The isolated genomic DNA was amplified using a set of forward reverse primers specific for MBL (Table 2)19. The PCR amplification was carried out using Veriti TM 96-well fast thermal cycler. Subsequently, the amplified PCR products were purified using the GeneJET PCR Purification Kit (Thermo Scientific, United States). DNA sequencing was performed using ABI 3100 DNA Sequencer at First Base Laboratories Sdn Bhd (Malaysia).

Table 2 Properties of MBL primers used.

Sequencing analysis

The raw sequences were visualised and analysed using SnapGene version 6.1 (Fig. 3). Subsequently, all sequences were aligned with the Homo sapiens MBL2 RefSeqGene (LRG_154) of chromosome 10, utilising Sequencher version 5.4.6. The identification of MBL haplotypes was based on the allelic mutations (Table 1)5. Additionally, a Neighbor-joining tree23 was constructed using the Molecular Evolutionary Genetics Analysis (MEGA) version 1124, with Pan troglodytes (chimpanzee) sequences (AY970679 and AY970685)25 as an outgroup (Fig. 4).

Fig. 3
figure 3

Map of 884 bp MBL sequence.

Fig. 4
figure 4

Neighbor-joining (NJ) tree of MBL in this study. The evolutionary distances were computed using Kimura 2-parameter method.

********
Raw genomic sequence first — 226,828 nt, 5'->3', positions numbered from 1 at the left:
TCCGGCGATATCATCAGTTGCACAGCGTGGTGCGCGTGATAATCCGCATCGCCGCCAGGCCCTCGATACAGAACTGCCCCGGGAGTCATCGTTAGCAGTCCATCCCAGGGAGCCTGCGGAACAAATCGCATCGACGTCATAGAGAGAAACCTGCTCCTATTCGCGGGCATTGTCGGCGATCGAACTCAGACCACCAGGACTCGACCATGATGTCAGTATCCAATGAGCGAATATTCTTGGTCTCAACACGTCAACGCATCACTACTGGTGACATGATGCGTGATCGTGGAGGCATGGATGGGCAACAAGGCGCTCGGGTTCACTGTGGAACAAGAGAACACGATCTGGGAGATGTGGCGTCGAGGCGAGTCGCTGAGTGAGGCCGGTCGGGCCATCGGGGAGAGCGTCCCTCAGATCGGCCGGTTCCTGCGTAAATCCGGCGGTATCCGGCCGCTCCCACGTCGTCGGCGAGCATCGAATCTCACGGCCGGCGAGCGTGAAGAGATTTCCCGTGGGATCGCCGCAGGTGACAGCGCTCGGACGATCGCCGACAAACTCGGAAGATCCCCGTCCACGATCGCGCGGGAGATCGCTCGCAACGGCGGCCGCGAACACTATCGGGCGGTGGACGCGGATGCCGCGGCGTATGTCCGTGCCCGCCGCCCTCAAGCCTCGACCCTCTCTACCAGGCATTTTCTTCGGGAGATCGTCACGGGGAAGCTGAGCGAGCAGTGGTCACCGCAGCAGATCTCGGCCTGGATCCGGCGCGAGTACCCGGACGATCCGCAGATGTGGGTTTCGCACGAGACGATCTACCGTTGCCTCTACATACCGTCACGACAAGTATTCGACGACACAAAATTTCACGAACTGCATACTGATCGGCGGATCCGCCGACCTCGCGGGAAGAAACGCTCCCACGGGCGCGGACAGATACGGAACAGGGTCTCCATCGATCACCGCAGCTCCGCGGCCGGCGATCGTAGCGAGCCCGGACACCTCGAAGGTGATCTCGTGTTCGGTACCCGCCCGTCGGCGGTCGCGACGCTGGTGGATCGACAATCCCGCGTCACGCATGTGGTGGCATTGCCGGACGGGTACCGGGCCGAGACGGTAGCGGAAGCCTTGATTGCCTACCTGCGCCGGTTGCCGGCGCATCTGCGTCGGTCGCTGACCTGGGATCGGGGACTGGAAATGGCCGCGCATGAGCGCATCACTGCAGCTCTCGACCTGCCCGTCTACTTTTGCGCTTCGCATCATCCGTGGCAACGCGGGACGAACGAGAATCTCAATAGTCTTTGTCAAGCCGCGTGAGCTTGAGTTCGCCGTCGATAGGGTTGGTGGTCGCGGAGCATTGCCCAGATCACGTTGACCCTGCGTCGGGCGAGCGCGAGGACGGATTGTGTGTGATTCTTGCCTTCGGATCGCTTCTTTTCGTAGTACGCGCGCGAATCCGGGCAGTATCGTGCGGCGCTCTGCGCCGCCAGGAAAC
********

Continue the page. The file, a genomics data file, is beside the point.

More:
Data Records

The sequencing data are accessible in the National Centre for Biotechnology Information (NCBI), assigned with the reference numbers ON619541-ON619546 (Table 3)26,27,28,29,30,31. These sequencing information details pertain to a subset of individuals.

Table 3 List of registered MBL haplotypes in the NCBI website.

Technical Validation

The MBL-PCR products underwent assessment to confirm the absence of contamination through 2% gel electrophoresis. Subsequently, the raw sequences were aligned with RefSeqGene (NG_008196), and each sequence was manually inspected to ensure the absence of three stop codons: UAA, UAG and UGA. The evolutionary history was inferred using the NJ method23. The percentage of replicate trees (>50%) in which the associated taxa clustered together in the bootstrap test (1,000 replicates) I indicated next to the branches32.